Research Portfolio | History

Could environmental advocates win more often?

The same arguments emerge in every modern dispute over development. One side says that natural resources must be tapped for the sake of industry, progress, and the general welfare. The other insists that landscape must be preserved intact.

From the Lake District to the Arctic 
This sounds like the current conflict over drilling for oil in the Arctic, but the same arguments were made in 1870s England, when the first modern environmental dispute erupted over the damming of Thirlmere, a picturesque lake in the region made famous by William Wordsworth and other Romantic poets.

"The Dawn of Green"
“The shape of environmental arguments has remained remarkably constant,” says History Professor Harriet Ritvo, who explores their emergence in a recent book, The Dawn of Green: Manchester, Thirlmere, and Modern Environmentalism, forthcoming from University of Chicago Press. “The same positions are articulated again and again.”

Who are Landscape Stakeholders?
Before the Thirlmere controversy, local property owners might make a fuss about development, but the general public did not feel empowered to claim a stake in threatened landscapes, Ritvo says. The “industrialization” of the lake, which was dammed to supply water to the growing manufacturing city of Manchester, struck a nerve throughout the English-speaking world, prompting novel assertions of a spectatorial right to the land.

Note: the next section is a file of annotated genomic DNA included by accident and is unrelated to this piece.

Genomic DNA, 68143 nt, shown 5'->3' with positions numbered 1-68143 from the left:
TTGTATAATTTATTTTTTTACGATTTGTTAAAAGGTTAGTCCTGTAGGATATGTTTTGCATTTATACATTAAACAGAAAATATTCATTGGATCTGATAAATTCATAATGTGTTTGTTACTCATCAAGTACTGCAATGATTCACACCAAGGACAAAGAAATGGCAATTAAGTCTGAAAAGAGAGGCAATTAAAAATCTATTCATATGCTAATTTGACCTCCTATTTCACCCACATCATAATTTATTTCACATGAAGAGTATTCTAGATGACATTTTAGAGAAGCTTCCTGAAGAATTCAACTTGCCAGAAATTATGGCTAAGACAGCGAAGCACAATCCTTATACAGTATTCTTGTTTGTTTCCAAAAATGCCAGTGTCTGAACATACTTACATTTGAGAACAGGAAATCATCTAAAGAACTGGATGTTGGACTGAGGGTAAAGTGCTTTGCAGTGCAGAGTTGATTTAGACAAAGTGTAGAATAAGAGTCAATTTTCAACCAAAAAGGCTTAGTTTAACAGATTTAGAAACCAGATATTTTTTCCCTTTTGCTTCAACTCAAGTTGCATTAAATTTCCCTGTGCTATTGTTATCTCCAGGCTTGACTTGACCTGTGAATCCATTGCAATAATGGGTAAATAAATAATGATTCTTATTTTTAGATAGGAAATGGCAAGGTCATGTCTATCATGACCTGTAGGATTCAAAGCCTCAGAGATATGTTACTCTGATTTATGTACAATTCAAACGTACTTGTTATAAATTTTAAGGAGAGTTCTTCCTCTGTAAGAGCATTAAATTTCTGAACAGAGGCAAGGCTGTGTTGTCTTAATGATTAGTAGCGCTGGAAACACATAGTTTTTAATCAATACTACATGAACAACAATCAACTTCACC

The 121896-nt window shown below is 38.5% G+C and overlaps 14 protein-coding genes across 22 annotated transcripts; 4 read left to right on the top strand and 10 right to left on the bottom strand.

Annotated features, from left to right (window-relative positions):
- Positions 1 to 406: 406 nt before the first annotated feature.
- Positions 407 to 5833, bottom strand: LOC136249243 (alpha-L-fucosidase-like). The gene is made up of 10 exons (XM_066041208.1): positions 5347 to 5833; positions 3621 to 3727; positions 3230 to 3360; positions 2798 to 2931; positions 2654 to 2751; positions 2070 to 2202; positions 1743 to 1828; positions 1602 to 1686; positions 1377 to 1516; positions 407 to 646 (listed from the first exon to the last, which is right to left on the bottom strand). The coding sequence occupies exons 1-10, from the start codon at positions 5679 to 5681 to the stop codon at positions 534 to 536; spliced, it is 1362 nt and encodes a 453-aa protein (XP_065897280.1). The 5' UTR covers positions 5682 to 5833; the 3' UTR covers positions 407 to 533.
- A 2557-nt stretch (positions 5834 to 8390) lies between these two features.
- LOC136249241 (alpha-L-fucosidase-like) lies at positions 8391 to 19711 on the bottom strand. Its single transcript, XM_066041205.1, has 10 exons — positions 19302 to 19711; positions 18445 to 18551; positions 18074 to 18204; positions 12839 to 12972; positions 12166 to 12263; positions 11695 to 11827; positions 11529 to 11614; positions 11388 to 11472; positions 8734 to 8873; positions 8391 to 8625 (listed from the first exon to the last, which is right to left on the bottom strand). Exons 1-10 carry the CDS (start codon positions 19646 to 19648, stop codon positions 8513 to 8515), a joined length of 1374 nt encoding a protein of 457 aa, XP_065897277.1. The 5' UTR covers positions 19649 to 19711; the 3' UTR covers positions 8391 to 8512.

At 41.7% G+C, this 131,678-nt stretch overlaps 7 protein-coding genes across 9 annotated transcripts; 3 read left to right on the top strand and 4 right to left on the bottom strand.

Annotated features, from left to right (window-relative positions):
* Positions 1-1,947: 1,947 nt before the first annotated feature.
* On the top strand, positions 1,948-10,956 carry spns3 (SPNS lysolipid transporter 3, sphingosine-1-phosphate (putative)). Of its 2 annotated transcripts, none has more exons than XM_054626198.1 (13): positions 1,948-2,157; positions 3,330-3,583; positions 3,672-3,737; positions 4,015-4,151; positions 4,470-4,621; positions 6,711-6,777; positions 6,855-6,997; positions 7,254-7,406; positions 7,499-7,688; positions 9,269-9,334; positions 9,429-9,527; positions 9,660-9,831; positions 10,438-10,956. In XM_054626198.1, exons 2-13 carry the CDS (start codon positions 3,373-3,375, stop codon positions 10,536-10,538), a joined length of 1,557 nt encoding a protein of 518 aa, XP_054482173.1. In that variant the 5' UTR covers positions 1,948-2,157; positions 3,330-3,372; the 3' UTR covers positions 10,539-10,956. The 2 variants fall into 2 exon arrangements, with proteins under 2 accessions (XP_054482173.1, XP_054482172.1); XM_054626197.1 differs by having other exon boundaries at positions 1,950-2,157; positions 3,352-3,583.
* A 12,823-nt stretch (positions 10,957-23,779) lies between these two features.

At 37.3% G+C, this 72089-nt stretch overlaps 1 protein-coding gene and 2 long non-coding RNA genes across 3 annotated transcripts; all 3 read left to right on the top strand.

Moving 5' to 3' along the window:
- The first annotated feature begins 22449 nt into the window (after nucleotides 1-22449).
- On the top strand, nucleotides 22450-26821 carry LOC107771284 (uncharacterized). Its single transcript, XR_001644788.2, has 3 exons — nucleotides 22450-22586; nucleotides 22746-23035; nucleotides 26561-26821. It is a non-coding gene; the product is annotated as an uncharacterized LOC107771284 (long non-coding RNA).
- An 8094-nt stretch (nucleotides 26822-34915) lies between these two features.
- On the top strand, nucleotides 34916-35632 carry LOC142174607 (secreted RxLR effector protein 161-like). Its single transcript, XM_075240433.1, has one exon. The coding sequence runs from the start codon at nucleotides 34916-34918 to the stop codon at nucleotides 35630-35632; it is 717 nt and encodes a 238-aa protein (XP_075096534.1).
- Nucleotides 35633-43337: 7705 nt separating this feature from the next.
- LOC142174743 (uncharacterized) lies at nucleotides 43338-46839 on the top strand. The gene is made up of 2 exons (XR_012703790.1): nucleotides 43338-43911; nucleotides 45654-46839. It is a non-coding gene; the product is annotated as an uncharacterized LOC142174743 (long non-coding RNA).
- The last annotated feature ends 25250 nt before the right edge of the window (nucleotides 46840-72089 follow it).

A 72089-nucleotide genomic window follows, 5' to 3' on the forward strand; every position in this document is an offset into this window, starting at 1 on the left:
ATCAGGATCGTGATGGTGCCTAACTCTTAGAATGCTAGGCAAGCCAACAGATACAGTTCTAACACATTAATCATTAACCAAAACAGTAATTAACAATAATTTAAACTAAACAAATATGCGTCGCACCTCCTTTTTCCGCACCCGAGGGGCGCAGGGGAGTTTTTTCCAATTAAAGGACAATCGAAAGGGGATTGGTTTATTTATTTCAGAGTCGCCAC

A grassroots organization sprang up to oppose the dam, and against all odds managed to delay it for a few years. But in the end, industry won and the dam was built. The lake, though changed in appearance, seems attractive today. So, what have we learned?

Change and Human Presence
“One specific lesson is that defenders of the environment tend to make claims that are emotionally compelling but logically indefensible,” Ritvo says. They tend to argue that certain landscapes are “pristine,” that the forest is “primeval.” But landscapes are constantly changing, and many considered “untouched” have been heavily shaped by human activity. Ritvo advocates for tolerance between groups with differing views, and for environmental activists to employ the power of pragmatism.

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About Harriet Ritvo, Arthur J. Conner Professor of History

Not Easy Being Green | MIT News

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